Director of the Los Angeles Initiative Zev Yaroslavsky spoke to the Guardian about the political climate surrounding the California Democratic Party Convention, a three-day gathering that took place in San Francisco. Fourteen Democratic presidential candidates for the 2020 election converged at the convention in hopes of securing support from California voters. Yaroslavsky described California as “the leader of the resistance to Trump,” where voters “care more about replacing Trump than about where someone fits ideologically.” Yaroslavsky predicted that California will play a critical role in the 2020 election, explaining that “whether it’s on healthcare, the environment or offshore drilling, disaster aid or a woman’s right to choose, from A to Z, [President Donald Trump] is always looking for ways to punish California. … There’s a lot at stake for California in this election.” According to Yaroslavsky, “California is up for grabs and it’s likely to be up for grabs for some time.”
In an episode of the P.S. You’re Interesting podcast, UCLA Professor of Public Policy Martin Gilens discusses economic and political inequalities within democracies. Gilens’ research has found that “how much political influence a person has depends highly on how much income or assets they own. … Once you take into account the preferences of interest groups and the well-to-do, what middle-class Americans want bears almost no relationship to what the government actually does.” Despite levels of economic inequality that are the “highest in our history,” Gilens argues that Americans “shouldn’t accept the current degree of inequality and lack of responsiveness of the government to its citizens as something inevitable or out of our control.” Gilens’ solution of “more democracy” consists of facilitating engagement of citizens in the democratic process, including Election Day holidays and automatic voting registration, and forcing government decision-makers to respond to the preferences of citizens.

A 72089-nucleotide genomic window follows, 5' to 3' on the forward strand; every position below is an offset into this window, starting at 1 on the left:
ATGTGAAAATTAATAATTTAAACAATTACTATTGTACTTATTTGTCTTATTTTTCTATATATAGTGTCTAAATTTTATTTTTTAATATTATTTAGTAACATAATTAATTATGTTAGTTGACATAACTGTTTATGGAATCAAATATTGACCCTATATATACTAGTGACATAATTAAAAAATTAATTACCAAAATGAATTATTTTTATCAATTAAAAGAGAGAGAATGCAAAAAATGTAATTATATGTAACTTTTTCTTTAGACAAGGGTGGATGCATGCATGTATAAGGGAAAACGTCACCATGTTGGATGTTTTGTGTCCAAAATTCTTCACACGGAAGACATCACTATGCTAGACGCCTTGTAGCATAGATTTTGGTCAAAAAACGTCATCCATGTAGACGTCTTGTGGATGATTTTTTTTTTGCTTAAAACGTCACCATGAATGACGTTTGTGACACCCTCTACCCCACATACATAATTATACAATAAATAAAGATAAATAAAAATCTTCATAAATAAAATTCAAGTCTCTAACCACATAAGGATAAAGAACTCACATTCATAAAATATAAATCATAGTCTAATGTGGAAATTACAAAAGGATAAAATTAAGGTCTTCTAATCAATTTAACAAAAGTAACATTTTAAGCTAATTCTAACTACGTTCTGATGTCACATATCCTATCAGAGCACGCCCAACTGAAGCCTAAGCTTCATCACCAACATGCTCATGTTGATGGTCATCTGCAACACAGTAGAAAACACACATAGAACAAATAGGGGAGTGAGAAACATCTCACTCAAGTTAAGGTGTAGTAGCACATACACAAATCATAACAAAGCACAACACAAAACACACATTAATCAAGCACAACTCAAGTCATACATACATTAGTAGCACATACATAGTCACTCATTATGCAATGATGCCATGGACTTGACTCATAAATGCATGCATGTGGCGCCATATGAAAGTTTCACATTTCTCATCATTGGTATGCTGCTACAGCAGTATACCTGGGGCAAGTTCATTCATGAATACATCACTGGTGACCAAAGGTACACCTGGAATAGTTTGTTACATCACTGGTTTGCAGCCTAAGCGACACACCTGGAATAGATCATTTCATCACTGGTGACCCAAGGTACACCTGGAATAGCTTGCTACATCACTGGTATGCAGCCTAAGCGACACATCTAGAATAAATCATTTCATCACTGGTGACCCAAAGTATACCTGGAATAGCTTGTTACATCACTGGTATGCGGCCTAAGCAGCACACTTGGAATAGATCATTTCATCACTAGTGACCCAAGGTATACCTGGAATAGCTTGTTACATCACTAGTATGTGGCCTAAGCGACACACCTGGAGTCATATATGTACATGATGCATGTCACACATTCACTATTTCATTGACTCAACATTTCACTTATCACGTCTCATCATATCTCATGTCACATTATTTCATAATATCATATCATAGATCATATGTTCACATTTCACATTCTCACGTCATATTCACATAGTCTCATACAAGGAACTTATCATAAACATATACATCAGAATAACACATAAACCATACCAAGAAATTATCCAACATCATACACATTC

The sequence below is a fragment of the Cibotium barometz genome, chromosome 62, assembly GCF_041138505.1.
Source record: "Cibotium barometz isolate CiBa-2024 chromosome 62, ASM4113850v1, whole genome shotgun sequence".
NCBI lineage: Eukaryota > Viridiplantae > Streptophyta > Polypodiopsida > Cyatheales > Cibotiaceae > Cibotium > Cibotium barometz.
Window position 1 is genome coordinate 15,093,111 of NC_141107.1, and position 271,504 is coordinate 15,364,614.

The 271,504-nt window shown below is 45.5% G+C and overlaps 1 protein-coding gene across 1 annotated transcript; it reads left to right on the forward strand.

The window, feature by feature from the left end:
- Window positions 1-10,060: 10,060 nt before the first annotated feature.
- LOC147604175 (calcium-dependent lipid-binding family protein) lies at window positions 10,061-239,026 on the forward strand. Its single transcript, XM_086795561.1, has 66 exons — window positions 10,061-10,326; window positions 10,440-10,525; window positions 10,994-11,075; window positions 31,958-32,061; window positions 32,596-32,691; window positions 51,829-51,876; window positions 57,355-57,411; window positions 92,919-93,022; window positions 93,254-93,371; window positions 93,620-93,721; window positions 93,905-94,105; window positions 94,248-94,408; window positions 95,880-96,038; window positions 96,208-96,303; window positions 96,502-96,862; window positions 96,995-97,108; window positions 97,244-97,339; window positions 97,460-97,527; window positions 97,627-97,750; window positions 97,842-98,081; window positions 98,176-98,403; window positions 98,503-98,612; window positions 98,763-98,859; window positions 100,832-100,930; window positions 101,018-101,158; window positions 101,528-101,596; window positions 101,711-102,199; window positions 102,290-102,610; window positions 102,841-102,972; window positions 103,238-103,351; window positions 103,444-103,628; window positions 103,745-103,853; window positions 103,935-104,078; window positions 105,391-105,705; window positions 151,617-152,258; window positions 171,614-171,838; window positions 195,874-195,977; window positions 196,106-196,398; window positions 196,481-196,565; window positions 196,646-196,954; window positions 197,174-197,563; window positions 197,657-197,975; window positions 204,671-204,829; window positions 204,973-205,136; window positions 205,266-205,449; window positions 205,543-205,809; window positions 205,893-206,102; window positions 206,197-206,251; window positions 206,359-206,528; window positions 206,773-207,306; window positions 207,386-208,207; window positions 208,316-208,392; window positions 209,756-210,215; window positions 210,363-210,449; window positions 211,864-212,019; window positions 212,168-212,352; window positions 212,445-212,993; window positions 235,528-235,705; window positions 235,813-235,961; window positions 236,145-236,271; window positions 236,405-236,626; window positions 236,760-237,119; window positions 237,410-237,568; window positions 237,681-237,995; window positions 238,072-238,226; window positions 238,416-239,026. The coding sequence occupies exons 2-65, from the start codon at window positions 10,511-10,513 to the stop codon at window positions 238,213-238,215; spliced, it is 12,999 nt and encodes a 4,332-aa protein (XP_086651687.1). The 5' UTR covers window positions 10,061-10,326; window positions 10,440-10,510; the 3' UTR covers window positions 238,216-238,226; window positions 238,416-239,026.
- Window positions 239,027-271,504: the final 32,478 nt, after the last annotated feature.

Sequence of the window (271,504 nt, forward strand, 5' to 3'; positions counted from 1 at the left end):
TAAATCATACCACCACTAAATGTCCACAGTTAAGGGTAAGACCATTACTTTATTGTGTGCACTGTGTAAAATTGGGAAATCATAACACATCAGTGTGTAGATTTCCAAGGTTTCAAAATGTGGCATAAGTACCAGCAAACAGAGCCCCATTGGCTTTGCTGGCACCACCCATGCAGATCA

Just in time for the midterm elections, UCLA Luskin Policy Professor Martin Gilens co-wrote an American Prospect article with Northwestern University Professor Benjamin Page proposing extensive yet perhaps much needed changes to our democratic process. The first and foremost change that Gilens advocates is a transition from our current system of plurality voting or “first past the post” to a system called rank-choice voting, or RCV. Our current system can produce elected officials who are not representative of their districts; this was the case in Maine’s 2010 gubernatorial election, in which far-right politician Paul LePage won with 38 percent of the popular vote, which was split among three candidates. After this upset, Maine instituted RCV, a system where “voters do not just pick one candidate; they rank all the candidates in order of preference, from most favored to least favored.” This system, if applied nationally, would reduce party polarization as well as produce more representative elected officials, the article said.